News Update

Mayorkas visits southern border as Title 42 expiration approaches

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Secretary of Homeland Security Alejandro Mayorkas met with border patrol agents in Rio Grande Valley, Texas during a visit to the southern border. Rio Grande Valley is the site of the nation’s busiest corridor for illegal border crossings. In addition to meeting with department employees, Mayorkas conducted briefings on their readiness and response at the border.

Mayorkas’ Tuesday trip to the southern border came the same day Customs and Border Patrol (CBP) released its monthly operational update for the month of April. According to the update, there were 234,088 total migrant encounters in April, up from 221,303 migrant encounters in the month of March.

“This is attributed to the high number of Ukrainians processed at southwest border ports of entry,” CBP said in its update. “32,288 encounters occurred by Office of Field Operations officers at a port of entry, an increase of 183 percent compared to March.”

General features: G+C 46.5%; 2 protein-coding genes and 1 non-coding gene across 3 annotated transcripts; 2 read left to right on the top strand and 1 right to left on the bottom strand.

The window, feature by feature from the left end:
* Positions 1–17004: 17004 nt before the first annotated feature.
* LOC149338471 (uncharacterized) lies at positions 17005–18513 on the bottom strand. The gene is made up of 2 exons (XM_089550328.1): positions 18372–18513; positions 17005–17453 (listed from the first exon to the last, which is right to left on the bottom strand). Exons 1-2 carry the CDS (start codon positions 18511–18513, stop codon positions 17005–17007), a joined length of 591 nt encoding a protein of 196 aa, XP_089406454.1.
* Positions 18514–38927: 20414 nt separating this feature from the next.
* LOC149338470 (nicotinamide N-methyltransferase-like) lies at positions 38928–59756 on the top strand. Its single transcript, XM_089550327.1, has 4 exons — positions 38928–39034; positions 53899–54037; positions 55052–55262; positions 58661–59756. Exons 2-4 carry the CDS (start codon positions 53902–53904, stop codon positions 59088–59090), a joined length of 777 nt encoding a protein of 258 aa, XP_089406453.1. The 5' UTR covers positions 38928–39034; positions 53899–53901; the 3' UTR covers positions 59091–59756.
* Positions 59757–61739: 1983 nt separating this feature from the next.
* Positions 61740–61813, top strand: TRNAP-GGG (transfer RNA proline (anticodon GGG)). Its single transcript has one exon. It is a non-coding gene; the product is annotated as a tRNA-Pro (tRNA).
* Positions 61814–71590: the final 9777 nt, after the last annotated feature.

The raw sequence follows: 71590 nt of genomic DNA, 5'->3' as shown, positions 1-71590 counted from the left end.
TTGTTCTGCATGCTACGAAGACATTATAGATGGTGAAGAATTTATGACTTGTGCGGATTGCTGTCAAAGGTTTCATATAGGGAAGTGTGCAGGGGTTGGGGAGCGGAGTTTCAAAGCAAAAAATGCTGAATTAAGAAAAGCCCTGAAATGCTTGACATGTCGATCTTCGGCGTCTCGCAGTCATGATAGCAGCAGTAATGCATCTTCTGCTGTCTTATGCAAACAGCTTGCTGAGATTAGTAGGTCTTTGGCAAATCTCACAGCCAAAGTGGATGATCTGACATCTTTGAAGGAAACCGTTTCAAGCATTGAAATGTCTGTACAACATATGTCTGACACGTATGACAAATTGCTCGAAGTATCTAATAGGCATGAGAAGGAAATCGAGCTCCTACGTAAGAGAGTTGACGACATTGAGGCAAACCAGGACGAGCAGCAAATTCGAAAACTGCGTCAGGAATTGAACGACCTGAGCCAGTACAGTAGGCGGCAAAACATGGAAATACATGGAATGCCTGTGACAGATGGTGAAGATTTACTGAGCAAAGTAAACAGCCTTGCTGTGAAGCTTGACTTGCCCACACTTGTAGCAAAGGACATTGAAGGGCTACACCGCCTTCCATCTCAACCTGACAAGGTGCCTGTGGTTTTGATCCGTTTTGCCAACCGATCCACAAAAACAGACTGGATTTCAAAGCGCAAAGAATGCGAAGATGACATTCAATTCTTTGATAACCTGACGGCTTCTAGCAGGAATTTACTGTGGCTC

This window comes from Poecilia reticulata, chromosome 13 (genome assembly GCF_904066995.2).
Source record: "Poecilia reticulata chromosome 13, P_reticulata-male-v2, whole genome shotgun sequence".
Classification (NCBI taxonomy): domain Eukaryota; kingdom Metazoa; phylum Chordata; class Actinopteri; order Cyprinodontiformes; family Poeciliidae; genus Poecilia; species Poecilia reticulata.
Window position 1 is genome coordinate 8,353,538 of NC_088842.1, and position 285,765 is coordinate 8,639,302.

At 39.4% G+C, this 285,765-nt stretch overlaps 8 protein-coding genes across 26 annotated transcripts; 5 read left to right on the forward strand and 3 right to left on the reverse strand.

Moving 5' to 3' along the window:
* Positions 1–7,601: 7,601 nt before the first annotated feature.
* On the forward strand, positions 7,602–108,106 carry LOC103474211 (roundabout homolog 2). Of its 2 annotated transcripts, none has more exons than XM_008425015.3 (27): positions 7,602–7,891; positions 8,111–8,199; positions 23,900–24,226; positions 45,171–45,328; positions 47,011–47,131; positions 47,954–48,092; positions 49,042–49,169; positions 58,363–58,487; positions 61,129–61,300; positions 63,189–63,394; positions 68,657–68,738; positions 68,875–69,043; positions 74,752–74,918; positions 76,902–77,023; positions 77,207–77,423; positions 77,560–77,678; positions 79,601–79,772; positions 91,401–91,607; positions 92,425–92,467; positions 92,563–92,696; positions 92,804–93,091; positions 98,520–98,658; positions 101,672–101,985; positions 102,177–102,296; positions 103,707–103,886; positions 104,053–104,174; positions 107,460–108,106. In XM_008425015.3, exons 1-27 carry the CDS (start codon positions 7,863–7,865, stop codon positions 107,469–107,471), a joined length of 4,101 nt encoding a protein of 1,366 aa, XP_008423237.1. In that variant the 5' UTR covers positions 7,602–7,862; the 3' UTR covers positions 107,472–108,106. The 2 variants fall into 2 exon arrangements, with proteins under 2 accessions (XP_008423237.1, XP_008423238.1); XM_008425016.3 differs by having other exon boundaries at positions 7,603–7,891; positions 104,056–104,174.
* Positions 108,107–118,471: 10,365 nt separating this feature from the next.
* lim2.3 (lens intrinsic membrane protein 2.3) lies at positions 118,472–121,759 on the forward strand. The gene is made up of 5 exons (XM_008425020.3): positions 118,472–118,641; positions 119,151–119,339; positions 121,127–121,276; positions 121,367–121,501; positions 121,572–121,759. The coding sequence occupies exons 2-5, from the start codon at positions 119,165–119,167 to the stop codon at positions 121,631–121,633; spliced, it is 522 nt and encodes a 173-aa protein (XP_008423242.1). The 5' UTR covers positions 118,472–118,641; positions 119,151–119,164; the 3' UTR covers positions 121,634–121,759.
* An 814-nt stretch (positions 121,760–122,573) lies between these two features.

The increase in total border crossings came despite a decrease in both unique encounters (157,555) and illegal border crossings (201,800) compared to March.

The CBP data and Mayorkas’ southern border visit came less than a week ahead of the set expiration date for Title 42. According to the latest CBP numbers, 96,098 of April’s migrant encounters (41%) resulted in expulsion under Title 42.

“CBP continues to enforce the CDC’s Title 42 Public Health Order in addition to the agency’s long-standing Title 8 authorities,” CBP Commissioner Chris Magnus said in a statement. “When the CDC’s Title 42 Public Health Order is terminated, CBP will once again impose consequences for all unlawful entries by fully exercising its Title 8 authorities, as it used to long before the COVID-19 pandemic.”

However, Title 42 may not expire next Monday as previously planned. A federal judge in Louisiana is expected to rule in favor of 24 states seeking to keep Title 42 in effect while litigation proceeds. The states argue the potential increase in border crossings caused by the expiration of Title 42 may strain their resources.